Kenyan Villagers to be Carbonised

Villagers in Western Kenya are the latest participants in a project to calculate how much carbon can be stored in trees and soils when the land is managed in sustainable, climate-friendly ways. The Carbon Benefits Project has been launched in communities in and around Lake Victoria by the United Nations Environment Programme (UNEP), the World Agroforestry Centre and other key partners. Funded by the Global Environment Facility (GEF), the project is already under way in Niger, Nigeria and China, where scientists are developing a system for measuring, monitoring and managing carbon in a diverse range of landscapes. Under the UN Climate Change Convention and its Kyoto Protocol, developed countries can offset some of their greenhouse gas emissions by paying developing economies for implementing clean and renewable energy projects such as wind, solar and geothermal power.

“Farming carbon alongside farming crops is just one of the tantalizing prospects emerging as a result of the world’s urgent need to combat climate change,” said UNEP Executive Director Achim Steiner. “Some industrialized countries are considering investing tens of billions of dollars in capturing carbon off the smoke stacks of power stations and burying underground.

(Source: UN News Centre, 11 May 2009)

Agricultural biotechnologies in developing countries – Learning from the past

The background document to the FAO e-mail conference entitled “Learning from the past: Successes and failures with agricultural biotechnologies in developing countries over the last 20 years” is now available.

The biggest part of the 16-page document provides an overview of the main kinds of agricultural biotechnologies that have been used in the crop, forestry, livestock, fishery and agro-industry sectors in developing countries in the past and that should be covered in the e-mail conference. See http://www.fao.org/biotech/C16doc.htm or contact biotech-admin@fao.org to request a copy. The moderated e-mail conference is open to everyone and runs from 8 June to 5 July 2009. It is hosted by the FAO Biotechnology Forum and is being held as part of the build up to the FAO international technical conference on Agricultural Biotechnologies in Developing Countries (ABDC-09). To join the Forum (and also register for the conference), send an e-mail to mailserv@mailserv.fao.org and enter the following text on two separate lines: subscribe BIOTECH-L subscribe biotech-room4 Forum members wishing to register for the conference should leave out the first line of the above message. For more information, contact biotech-mod4@fao.org.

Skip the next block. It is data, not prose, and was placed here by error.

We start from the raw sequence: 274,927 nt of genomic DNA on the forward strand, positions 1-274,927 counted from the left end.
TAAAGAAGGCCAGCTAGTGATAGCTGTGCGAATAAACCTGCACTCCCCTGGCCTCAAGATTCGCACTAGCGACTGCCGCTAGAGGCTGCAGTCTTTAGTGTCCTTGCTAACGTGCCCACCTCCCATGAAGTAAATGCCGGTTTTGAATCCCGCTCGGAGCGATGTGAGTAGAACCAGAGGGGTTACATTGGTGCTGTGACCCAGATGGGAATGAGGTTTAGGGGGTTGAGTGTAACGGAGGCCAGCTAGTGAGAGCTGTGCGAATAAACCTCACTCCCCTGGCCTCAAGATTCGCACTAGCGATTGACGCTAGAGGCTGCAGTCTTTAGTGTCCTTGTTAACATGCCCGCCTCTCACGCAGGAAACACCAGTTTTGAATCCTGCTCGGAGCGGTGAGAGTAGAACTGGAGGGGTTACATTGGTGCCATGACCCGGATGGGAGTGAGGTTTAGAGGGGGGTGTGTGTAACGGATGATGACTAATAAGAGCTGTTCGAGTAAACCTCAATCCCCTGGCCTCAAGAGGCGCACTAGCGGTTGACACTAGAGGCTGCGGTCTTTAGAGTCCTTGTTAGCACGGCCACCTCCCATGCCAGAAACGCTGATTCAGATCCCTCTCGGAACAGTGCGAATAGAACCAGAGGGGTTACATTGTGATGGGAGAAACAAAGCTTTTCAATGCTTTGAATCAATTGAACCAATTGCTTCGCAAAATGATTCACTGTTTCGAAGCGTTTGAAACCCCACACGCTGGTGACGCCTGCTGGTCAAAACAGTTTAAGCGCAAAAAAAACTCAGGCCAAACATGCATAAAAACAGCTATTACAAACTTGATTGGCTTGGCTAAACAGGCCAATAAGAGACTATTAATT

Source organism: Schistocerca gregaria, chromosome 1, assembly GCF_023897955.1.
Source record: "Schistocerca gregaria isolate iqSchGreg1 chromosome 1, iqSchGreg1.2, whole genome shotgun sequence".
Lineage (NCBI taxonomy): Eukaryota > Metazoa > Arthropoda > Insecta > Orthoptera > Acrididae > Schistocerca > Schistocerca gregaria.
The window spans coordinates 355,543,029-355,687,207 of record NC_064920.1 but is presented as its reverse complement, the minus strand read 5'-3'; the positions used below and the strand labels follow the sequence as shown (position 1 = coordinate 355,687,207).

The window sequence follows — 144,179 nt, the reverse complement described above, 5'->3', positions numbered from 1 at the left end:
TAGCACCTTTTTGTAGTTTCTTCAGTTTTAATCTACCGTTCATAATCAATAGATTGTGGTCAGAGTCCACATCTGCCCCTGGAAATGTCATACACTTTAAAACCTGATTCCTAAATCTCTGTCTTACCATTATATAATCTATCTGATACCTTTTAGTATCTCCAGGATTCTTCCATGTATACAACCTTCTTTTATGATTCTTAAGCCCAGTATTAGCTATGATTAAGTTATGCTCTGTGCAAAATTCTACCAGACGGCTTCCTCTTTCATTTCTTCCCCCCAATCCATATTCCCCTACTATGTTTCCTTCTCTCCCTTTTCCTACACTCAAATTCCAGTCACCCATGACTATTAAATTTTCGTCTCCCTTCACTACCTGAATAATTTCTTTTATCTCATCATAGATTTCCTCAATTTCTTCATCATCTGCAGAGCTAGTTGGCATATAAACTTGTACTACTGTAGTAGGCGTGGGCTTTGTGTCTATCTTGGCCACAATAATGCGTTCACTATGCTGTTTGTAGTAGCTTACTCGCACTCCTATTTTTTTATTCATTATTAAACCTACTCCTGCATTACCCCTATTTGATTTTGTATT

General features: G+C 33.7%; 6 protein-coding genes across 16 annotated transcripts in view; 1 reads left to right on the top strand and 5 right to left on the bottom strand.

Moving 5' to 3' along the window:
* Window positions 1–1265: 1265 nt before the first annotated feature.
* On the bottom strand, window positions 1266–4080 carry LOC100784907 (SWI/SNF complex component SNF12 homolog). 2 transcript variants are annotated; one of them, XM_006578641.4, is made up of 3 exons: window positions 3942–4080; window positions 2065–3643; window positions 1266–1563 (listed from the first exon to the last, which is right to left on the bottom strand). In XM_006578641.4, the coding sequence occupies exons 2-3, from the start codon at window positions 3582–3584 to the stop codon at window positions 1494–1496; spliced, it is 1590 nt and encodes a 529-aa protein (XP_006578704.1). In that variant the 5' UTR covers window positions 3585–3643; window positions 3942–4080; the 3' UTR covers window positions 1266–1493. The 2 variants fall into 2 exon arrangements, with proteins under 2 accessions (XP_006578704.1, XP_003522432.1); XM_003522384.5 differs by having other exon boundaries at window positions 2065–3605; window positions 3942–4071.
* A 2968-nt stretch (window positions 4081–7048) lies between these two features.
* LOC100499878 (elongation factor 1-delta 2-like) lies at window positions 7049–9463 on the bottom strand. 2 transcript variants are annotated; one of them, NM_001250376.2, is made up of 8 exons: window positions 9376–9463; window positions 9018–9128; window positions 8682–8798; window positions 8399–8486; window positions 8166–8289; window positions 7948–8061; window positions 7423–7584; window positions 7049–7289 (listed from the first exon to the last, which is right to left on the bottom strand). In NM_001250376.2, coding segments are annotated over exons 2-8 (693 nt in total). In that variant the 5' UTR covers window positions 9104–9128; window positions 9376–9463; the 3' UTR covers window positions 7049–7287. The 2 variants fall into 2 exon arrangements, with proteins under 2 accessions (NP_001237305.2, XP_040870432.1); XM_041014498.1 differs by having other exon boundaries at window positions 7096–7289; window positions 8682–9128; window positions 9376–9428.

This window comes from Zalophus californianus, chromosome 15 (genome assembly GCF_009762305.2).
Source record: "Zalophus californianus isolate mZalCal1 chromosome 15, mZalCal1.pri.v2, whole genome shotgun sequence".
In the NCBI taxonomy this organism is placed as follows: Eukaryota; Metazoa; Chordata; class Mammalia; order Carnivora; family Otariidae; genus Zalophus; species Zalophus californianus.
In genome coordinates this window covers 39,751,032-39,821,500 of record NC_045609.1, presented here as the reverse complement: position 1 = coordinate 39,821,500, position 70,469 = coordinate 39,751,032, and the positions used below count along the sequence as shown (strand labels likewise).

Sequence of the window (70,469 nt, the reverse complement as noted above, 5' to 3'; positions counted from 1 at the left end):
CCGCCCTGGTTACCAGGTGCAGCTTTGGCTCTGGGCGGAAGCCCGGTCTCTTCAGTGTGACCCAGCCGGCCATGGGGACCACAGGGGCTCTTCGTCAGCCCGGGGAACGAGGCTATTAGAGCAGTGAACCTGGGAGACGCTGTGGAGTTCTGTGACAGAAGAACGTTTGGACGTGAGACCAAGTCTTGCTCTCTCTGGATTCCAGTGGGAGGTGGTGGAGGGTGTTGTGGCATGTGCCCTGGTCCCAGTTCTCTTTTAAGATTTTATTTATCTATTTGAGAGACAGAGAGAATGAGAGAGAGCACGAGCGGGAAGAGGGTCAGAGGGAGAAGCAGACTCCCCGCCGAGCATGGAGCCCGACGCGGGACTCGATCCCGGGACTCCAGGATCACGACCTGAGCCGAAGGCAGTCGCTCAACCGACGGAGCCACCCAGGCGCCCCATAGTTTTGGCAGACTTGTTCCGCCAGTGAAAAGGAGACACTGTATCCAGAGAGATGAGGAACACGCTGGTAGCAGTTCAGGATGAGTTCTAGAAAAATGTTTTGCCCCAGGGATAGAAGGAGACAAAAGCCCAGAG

Agriculture and Climate Change

The International Food Policy Research Institute (IFPRI) has released a new set of briefs on the multitude of interconnections between agriculture and global warming, providing  specific recommendations on mitigation and adaptation. They can be downloaded from IFPRI. Titles include:

  • Agricultural Science and Technology Needs for Climate Change Adaptation and Mitigation
  • Reducing Methane Emissions from Irrigated Rice
  • Direct and Indirect Mitigation Through Tree and Soil Management
  • The Potential for Soil Carbon Sequestration
  • Mitigating Greenhouse Gas Emissions from Livestock Systems
  • The Role of Nutrient Management in Mitigation
  • Monitoring, Reporting, and Verification Methodologies for Agriculture, Forestry, and Other Land Use
  • Synergies Among Mitigation, Adaptation, and Sustainable Development
  • The Importance of Property Rights in Climate Change Mitigation
  • The Important Role of Extension Systems
  • Adaptation to Climate Change: Household Impacts and Institutional Responses
  • The Constructive Role of International Trade

The International Food Policy Research Institute (IFPRI) is one of several international research centers supported by the
Consultative Group on International Agricultural Research (CGIAR).
“2020 Vision for Food, Agriculture, and the Environment” is an initiative of IFPRI to develop a shared vision and consensus for action on how to meet future world food needs while reducing poverty and protecting the environment.